Flashlights and candles

Flashlights batteries

If you are concerned that there may be a blackout during a quarantine, make sure you have alternate sources of light on hand. Double check your supply of flashlights, candles, lighters, and matches. The government recommends at least one flashlight per family member.

Work supplies

Office supplies on desk

If you were able to transition to working from home while in quarantine, count yourself lucky that you can keep your income stream flowing. As soon as possible, make sure that you have everything you'll need to complete your work in a satisfactory and timely manner. These supplies may include items such as printer ink, paper, power supply cords, and any computer software you might need to connect to your company's network remotely. Make sure your home office, or spot on the sofa, is comfortable and ergonomic.


Box of AA batteries

During an emergency, ensuring that you have enough batteries will be essential. Check your devices—flashlights, hearing aids, smoke detectors, etc.—to make sure you have at least one set of back-up batteries for each device. Many of our modern smart devices use rechargeable batteries or battery packs, so make sure that you have a way to charge the essential devices in your life.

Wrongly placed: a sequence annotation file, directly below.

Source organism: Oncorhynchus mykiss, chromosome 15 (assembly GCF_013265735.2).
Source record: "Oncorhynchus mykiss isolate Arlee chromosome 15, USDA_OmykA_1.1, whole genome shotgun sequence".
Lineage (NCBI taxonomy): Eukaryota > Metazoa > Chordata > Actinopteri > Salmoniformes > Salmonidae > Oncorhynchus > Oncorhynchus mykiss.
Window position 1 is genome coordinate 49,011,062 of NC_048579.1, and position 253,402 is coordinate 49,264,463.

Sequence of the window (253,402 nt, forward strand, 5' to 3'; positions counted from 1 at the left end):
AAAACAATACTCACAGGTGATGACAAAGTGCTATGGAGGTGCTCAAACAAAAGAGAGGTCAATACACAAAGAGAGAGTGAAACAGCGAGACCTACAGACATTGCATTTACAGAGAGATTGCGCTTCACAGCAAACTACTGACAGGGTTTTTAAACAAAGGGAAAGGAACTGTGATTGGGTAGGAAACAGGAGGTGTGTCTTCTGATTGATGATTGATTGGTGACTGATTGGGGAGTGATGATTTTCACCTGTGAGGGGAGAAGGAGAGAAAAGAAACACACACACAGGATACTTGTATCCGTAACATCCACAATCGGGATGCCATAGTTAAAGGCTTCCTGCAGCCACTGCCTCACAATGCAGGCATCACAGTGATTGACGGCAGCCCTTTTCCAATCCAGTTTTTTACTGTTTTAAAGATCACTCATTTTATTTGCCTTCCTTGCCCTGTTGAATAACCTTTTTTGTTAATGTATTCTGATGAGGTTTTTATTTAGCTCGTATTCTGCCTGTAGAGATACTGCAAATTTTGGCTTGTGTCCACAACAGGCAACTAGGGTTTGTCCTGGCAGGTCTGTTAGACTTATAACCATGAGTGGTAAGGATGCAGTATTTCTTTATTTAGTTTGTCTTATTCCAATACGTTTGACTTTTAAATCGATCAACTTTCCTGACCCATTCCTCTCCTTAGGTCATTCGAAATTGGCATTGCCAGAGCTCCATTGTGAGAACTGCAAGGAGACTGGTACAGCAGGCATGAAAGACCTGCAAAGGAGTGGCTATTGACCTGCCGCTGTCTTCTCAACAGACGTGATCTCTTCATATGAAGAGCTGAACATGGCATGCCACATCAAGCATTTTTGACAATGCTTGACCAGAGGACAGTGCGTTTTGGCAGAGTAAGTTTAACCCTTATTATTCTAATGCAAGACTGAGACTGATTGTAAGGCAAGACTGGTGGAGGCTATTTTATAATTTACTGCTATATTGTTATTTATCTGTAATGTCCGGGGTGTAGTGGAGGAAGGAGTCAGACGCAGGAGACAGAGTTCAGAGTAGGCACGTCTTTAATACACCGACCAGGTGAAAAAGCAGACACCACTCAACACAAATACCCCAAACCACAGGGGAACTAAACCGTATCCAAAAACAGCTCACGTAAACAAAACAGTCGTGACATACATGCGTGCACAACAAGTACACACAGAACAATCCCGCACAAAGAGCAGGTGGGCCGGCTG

Exercise equipment

Man using weights at home

If you are a regular gym rat, and you're worried about sinking into the sofa during a quarantine, make sure you have at least a basic set of exercise equipment at home. If you're an apartment dweller, you may not have room for a Peloton bike to get your heart rate up, but that doesn't mean you can't still work on your fitness. Bodyweight exercises can build muscle, and apps like Nike Training Club offer workouts that use varying levels of equipment.